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  1. #1
    Tekto's Avatar
    Tekto is offline Junior Member
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    Lightbulb Pain+Rotator Cuff pain+cycle soon

    Sup guys. As you know Im close to start my cycle in december. But I have a problem now, I get a little injured in my rotator cuff. I injured very badly like 7 months ago but it went away with rest (around a week). The pain I feel now its never compared to what I felt when I injured it long time ago but I just feel a little uncomfortable. Yesterday I did back and feel the molesty but I went through my workout. Im taking vioxx prescripted by my doctor. He said to take it for a week and see if the pain is gone. My question is if I can start the cycle even if I have the pain or molesty in the area. I know that deca helps alot in alleviating injuries. Ive been searching if any of the drugs Im going to use in my cycle (Eq, Susta, D-bol, Ari) should help me with that pain but I havent find any info on that. Please give me your thoughts brothers. I can wait to start my cycle, been waiting for along time!

  2. #2
    Tekto's Avatar
    Tekto is offline Junior Member
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    ...come on bros! need your help please!

  3. #3
    Medicine Man's Avatar
    Medicine Man is offline Associate Member
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    If I were you I would wait until you were 100% for a cycle, because if you want to get significant gains you want to be able to be 100% dedicated and you cant be with this problem.
    you doctor didnt ask to get an MRI on that shoulder?
    MM

  4. #4
    TNT's Avatar
    TNT
    TNT is offline Retired Moderator
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    Cool Worth the Wait . . .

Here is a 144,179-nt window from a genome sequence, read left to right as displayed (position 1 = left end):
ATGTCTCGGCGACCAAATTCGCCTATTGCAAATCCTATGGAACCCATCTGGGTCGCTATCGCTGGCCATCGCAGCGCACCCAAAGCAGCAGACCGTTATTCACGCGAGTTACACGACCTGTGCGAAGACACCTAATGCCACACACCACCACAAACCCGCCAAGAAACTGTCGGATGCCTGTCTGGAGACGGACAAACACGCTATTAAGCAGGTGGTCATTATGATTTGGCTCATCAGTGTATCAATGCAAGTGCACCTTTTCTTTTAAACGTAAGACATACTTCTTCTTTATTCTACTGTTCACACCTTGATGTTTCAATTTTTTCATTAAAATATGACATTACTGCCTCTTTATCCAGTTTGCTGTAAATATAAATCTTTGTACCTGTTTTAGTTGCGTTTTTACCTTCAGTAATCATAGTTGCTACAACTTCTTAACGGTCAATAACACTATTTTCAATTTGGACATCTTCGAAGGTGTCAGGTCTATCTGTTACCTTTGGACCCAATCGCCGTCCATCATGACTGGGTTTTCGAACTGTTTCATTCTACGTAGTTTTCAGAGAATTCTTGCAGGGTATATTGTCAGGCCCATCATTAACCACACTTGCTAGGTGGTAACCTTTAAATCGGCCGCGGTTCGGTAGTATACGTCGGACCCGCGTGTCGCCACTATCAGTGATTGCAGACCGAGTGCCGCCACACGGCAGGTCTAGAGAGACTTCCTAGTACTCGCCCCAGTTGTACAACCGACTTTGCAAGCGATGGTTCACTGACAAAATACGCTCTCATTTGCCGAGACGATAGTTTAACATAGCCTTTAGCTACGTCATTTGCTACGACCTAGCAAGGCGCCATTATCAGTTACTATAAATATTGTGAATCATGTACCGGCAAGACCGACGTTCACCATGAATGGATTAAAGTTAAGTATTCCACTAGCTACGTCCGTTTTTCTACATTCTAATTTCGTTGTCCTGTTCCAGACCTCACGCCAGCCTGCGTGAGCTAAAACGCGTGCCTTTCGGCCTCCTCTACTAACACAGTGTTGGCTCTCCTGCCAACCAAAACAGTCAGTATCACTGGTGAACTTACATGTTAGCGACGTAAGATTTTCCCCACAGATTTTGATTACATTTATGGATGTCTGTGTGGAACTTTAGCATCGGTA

I agree with Medicine Man - it's better to wait until you're at 100% to do a cycle. You did not discuss the specific nature of the injury, but I would also question why the doctor did not explore other options such as MRI or even cortisone injection (which may or may not be indicated). Ditto light exercises to give you more flexibility. (Surprise! Exercise doesn't always mean lifting a hundred-pound set of dumbbells. Sometimes it means lifting nothing in order to increase your range of motion.)

    Nonetheless, here's the reason you should wait: Some AS do, indeed, alleviate pain. But that can have the effect of merely masking the pain without healing the injury. In other words, it's like aspirin for a toothache. The pain may be ameliorated, but the injury is still there until you get the cavity filled.

    In other words, if you have an injury but can't feel the pain, chances are much higher that you'll abuse the injury and make it worse. If you're going to work out at all with an injury, you may be better working out with the pain so you know how far not to go, how much weight you can push or lift (and how much is too much), and whether you're using the correct form that would prevent further pain. When you worked your back the other day, the pain was actually good - it told you how far you could go, and hopefully you didn't go any farther.

    In short, the fact that you still have pain means that your body is trying to tell you something - namely, that this injury is not healed yet. I would hold off on the cycle until it has healed further so you don't end up taking two steps forward and three steps back.

  5. #5
    Glen is offline New Member
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    I am new here. And I wanted to suggest to this gentlemen maybe checking out a product I sell on my website..I know nothing dot com

  6. #6
    TNT's Avatar
    TNT
    TNT is offline Retired Moderator
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    Cool Whoa! Intervention time . . .